By carefully studying the timeline of events such as onset of symptoms and travel history, asymptomatic transmissions are coming to light in small familial clusters. One particular report from China identified a family of six, amongst whom five developed notable symptoms of the coronavirus infection. The single remaining asymptomatic member, who travelled back from Wuhan, is suspected to have seeded the infection within the household.  

Another instance is from a long-term care skilled nursing facility in Washington. A healthcare worker first tested positive for the virus. Subsequent screening of over 70 individuals within the facility identified ~20% of them to be asymptomatic. Scientists believe that a lack of isolation of these individuals could have set off a wider spread of the virus within the facility.

These are just a couple of examples. More such clusters of asymptomatic transmissions are being observed all over the world, including few in the Indian states of Tamil Nadu, Karnataka and Rajasthan

The question then is if we can find out how prevalent asymptomatic transmission is. The short answer is that we do not know. However, mathematical modelling of the disease outbreak in China estimates that undocumented cases (infected, but symptom-free) were responsible for over 70% of the symptomatic cases, thereby fuelling the global pandemic. 

The ‘how’ of asymptomatic transmission

With asymptomatic transmission being quite likely, we might want to understand how it occurs. If infected individuals do not cough or sneeze, how could they possibly infect others? The answer lies in recent findings that indicate that the SARS-CoV-2 may spread through aerosols.  Meaning, the disease may be airborne.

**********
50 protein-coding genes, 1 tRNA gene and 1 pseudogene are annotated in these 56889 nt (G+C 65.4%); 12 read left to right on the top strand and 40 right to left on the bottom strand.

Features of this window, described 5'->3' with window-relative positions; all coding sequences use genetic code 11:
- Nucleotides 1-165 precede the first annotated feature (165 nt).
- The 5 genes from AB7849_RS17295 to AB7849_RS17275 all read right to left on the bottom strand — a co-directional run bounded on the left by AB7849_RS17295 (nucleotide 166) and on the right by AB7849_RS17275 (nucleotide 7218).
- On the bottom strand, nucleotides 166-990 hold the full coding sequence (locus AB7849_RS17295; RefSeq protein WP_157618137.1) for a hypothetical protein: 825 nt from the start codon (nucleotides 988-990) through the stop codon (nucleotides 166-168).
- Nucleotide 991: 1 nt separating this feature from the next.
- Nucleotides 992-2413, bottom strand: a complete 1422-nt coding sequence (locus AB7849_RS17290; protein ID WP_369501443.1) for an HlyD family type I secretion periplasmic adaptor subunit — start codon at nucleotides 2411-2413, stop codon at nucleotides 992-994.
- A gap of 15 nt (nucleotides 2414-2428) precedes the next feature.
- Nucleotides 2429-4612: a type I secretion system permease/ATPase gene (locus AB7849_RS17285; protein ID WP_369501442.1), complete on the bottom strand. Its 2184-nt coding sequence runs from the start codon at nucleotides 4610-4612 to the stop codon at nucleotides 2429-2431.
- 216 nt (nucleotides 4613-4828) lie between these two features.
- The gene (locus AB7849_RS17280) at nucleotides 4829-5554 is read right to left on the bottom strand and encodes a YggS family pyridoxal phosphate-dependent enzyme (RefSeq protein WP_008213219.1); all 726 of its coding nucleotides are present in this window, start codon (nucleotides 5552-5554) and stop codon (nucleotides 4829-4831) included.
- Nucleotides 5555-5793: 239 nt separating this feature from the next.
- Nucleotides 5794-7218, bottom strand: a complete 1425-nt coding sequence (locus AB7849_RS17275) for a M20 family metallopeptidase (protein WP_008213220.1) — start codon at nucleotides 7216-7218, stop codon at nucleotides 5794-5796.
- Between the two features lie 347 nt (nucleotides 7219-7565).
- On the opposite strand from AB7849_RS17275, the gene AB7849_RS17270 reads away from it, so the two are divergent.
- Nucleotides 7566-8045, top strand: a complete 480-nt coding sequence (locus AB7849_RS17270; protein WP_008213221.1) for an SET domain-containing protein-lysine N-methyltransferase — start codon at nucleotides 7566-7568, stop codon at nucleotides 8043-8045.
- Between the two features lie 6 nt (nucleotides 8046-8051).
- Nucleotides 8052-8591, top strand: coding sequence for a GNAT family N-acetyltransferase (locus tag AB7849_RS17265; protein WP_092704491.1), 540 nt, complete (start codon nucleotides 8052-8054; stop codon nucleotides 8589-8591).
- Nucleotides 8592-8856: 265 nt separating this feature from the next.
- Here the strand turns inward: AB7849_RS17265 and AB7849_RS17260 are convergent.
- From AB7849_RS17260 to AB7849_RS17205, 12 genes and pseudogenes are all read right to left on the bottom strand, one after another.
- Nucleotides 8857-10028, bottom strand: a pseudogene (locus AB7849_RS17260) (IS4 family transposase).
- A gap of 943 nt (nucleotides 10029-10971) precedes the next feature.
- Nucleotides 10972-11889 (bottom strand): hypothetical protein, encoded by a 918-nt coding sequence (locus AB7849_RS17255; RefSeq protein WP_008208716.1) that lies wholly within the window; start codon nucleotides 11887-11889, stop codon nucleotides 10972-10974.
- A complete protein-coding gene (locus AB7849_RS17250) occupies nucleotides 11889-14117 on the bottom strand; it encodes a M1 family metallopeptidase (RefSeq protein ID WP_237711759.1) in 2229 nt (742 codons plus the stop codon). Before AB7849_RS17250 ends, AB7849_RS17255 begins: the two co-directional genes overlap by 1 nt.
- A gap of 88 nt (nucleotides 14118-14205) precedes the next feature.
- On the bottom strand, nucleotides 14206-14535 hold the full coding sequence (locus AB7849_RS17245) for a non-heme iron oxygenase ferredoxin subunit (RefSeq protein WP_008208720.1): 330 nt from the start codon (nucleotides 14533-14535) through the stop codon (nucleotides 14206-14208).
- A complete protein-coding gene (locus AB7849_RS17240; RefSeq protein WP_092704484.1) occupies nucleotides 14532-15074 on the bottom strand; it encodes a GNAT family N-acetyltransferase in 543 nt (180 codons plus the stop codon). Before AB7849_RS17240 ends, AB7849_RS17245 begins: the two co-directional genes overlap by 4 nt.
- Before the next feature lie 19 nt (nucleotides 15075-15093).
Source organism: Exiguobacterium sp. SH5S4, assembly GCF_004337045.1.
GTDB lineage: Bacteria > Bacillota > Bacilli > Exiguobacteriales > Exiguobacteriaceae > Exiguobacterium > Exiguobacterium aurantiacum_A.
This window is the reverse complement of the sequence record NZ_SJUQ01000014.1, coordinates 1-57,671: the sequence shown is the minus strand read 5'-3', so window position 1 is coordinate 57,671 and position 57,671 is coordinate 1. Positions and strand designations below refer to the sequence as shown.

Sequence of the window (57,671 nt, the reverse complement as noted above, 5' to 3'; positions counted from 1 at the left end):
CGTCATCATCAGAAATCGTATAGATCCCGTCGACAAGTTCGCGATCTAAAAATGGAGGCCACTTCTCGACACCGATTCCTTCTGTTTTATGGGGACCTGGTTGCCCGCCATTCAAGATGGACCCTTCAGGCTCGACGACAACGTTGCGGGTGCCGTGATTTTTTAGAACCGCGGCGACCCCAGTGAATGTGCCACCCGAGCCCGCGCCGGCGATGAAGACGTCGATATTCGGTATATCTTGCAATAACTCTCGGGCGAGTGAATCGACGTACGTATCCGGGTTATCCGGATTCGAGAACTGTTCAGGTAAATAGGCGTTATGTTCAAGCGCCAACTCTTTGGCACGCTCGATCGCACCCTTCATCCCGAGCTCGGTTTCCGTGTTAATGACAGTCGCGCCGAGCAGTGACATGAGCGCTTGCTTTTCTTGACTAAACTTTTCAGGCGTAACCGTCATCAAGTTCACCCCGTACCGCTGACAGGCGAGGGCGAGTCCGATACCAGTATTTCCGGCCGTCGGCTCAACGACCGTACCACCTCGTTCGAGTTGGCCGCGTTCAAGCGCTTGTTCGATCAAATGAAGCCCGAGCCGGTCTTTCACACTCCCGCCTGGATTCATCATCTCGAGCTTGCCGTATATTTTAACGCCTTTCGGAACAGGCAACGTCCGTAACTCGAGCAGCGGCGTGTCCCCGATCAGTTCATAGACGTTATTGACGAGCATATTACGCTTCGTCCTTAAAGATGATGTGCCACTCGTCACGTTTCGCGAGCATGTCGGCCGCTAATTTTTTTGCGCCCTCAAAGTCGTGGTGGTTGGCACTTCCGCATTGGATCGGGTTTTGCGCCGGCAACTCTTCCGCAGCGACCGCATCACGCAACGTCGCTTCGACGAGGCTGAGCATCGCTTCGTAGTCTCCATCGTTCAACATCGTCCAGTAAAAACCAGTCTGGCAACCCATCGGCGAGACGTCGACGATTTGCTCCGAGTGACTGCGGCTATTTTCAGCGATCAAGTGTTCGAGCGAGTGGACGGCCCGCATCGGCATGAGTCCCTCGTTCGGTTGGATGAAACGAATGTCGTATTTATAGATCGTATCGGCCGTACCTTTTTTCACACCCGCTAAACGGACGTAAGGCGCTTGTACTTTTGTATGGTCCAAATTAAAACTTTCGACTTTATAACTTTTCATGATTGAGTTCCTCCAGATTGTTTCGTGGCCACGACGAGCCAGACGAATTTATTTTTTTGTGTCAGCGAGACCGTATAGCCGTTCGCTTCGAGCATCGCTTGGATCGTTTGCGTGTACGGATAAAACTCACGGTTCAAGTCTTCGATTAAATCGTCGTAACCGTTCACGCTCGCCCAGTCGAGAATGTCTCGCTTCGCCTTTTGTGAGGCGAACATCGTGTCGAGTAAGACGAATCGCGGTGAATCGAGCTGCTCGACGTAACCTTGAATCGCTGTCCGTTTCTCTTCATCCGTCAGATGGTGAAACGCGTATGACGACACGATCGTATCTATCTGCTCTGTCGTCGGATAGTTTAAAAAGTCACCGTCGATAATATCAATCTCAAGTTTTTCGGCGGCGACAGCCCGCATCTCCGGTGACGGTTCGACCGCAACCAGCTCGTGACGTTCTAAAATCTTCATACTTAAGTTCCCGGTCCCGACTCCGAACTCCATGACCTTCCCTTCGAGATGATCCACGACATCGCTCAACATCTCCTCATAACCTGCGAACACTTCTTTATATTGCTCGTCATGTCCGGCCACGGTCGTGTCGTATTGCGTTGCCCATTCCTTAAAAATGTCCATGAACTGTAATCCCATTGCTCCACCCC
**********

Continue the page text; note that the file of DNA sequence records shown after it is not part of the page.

Aerosols are fine particles (like mist), measuring about 20 times smaller than the width of a hair.  Virus encapsulated aerosols can linger in air for up to half an hour and may then settle down on objects. An asymptomatic individual can passively release virus encapsulated aerosols while talking or even breathing. Thus an exchange of conversation or sharing the same air space with such an individual can likely infect us, provided the number of live viral particles is high enough to trigger a full-fledged infection. 

Airborne transmission of the virus is of particular concern in hospitals where healthcare workers and hospital staff may not be equipped with proper personal protective equipment. For example, a few reports have shown the presence of viral particles in hospital vents and in air samples from patient rooms and corridors. However, evidence for aerosol based transmission of the virus is still in its nascent stages and hence one needs to exercise caution, but not necessarily enter into a fit of panic. 

Why are some individuals symptom-free?

With asymptomatic cases just beginning to get identified, it is not clear why certain infected people may fail to develop symptoms. At this point, we can only speculate. It is possible that these people, to begin with, were infected with very few, but detectable levels of viral particles. Such a small viral ‘load’ may be easy for the immune system to handle and bring under its reigns. On the hand, in case of a significant viral infection, it is possible that these individuals’ immune response kicked in rather swiftly, prevented the infection from blowing out of proportion and thereby suppressed the symptoms. 

Tackling the silent spread

Finally, as our understanding of the disease transmission evolves, so must our precautions. The CDC has revised its guidelines and now recommends that everyone wear a cloth mask when venturing into public places. This would hopefully prevent the asymptomatic individuals from unintentionally spreading the virus and healthy individuals from catching it.
It is however important to remember that this recommendation does not underscore the importance of continuing to socially distance ourselves. Until we reach the safe end of this pandemic, it is best that we stay home and maintain safe distance from each other. One never knows if our unsuspecting friend is in fact the virus in disguise.  

About the author: Preethi Ravi is a researcher turned science communicator. She completed her PhD in Neurogenetics from the National Centre for Biological Sciences, Bangalore. She is currently a freelance popular science writer, braiding her appetite for science and passion for writing. Twitter: @catchpreethir